- Elliptic says its research on Hamas’ crypto funding has been misrepresented.
- The blockchain analytics firm disputes claims made in a Wall Street Journal report.
- Legislative response to the WSJ report was questioned after Elliptic’s clarification.
The Israel-Hamas conflict has led to claims that crypto is used in terrorism financing. A Wall Street Journal report recently claimed that Hamas had raised up to $93 million in cryptocurrency before an attack in Israel. This report led to a letter from Sen. Elizabeth Warren and over 100 congressional signatories criticizing crypto’s role in financing terrorism. Afterward, Elliptic has come out to say that its research has been misrepresented.
The blockchain analytics firm Elliptic has clarified that its research was not intended to suggest that Hamas received substantial crypto funding. The firm has even contacted Sen. Warren’s office and the WSJ reporters to correct the misinterpretation.
Elliptic’s Response to Misrepresented Figures
Blockchain analytics company Elliptic released a blog post on Wednesday, October 25, stating that their research had been misrepresented. The initial report from the Wall Street Journal claimed that the Palestinian group Hamas had received as much as $93 million in cryptocurrency. Elliptic, the sole source of this figure, said that the numbers had been taken out of context.
In the blog post, Elliptic detailed how transactions are often misunderstood, using the example of a rogue exchange with $10 million in volume sending $1,000 to Hamas. The error lies in counting the total $10 million as funds going to the organization, which is inaccurate. The company has communicated with Sen. Elizabeth Warren’s office and the original WSJ reporters to set the record straight.
Elliptic specializes in identifying illicit activity in crypto transactions. Authorities and organizations often use their analytics tools to track and investigate financial flows in the crypto space.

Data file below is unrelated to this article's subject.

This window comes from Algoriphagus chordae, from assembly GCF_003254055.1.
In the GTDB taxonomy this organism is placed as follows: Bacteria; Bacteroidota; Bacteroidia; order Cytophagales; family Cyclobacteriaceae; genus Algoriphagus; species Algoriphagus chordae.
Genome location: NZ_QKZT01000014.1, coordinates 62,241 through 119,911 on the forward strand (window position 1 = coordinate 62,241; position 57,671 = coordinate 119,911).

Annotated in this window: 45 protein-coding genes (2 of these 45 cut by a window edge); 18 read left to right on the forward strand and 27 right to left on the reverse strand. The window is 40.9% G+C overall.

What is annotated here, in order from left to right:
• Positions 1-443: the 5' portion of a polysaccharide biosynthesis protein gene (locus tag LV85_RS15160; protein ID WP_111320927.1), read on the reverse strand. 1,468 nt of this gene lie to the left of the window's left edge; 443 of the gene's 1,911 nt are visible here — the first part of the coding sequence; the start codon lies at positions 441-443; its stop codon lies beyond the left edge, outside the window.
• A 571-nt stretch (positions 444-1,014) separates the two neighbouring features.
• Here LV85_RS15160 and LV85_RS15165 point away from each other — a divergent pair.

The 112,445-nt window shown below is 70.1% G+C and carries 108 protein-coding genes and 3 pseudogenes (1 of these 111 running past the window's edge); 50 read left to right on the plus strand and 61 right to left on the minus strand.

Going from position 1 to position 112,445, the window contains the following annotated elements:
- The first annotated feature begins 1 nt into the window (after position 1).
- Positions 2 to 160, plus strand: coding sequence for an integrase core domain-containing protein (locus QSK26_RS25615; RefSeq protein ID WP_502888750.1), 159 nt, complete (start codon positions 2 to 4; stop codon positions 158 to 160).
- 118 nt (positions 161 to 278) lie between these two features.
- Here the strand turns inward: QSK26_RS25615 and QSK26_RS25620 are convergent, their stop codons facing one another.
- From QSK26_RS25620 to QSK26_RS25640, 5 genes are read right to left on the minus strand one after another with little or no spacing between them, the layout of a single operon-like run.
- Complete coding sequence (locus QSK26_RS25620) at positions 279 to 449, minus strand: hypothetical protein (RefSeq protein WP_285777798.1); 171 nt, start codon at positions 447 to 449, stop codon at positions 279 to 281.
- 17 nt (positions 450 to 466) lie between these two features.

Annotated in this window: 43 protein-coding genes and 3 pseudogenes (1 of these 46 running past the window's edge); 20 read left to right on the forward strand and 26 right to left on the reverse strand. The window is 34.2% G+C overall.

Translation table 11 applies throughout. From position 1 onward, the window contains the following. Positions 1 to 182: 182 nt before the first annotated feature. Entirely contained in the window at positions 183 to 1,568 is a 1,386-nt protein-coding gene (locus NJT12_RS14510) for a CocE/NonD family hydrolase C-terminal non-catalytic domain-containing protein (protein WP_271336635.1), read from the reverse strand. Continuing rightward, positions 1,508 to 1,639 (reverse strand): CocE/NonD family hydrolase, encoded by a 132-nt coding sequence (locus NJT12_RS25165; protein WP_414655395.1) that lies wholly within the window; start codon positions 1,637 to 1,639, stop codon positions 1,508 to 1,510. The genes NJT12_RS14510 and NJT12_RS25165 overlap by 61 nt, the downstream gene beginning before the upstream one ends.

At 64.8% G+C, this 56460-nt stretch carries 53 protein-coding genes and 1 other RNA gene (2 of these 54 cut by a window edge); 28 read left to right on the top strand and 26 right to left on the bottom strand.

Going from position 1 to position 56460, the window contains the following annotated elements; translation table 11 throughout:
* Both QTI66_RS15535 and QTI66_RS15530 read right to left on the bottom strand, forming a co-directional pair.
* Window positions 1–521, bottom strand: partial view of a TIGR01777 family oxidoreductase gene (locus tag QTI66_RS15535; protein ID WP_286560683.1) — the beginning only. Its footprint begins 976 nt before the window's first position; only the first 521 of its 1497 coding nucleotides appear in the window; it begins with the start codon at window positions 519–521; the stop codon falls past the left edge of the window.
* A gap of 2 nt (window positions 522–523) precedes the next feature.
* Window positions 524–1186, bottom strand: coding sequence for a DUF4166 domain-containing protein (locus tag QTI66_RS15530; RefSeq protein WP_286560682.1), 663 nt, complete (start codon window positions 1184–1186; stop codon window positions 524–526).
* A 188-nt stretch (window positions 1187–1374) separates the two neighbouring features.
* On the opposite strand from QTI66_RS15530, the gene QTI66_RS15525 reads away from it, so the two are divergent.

Ripple Effects and Broader Implications
The incorrect representation of Elliptic’s research has had a broader impact beyond just the company and the Wall Street Journal. Sen. Elizabeth Warren cited the report in a letter that garnered over 100 congressional signers, calling for stricter regulations on cryptocurrency.
Crypto community members were skeptical of the initial figures, leading blockchain data platform Chainalysis to publish their own post explaining the errors. They corroborated Elliptic’s explanation, further raising questions about the original reporting.
On the Flipside
- Digital currencies have been used for illicit activities in other instances. For instance, North Korea’s Lazarus Group uses the proceeds from its hacks to fund the state’s military efforts.
- In April 2023, Hamas’ al-Qassam Brigades suspended Bitcoin donations due to risks of state actors tracking transactions on the blockchain.
Why This Matters
For crypto traders, the accuracy of such reports directly impacts the market sentiment and regulatory landscape. False information can lead to unnecessary panic and misguided legislation, affecting the stability and adoption of cryptocurrencies.
Read more about ChainGPT’s crypto airdrop:
Airdrop Alert: ChainGPT to Drop $50,000 With CoinMarketCap
Read more about Chainalysis’s take on crypto and Hamas:
Chainalysis Debunks Myths on Crypto in Terrorism Financing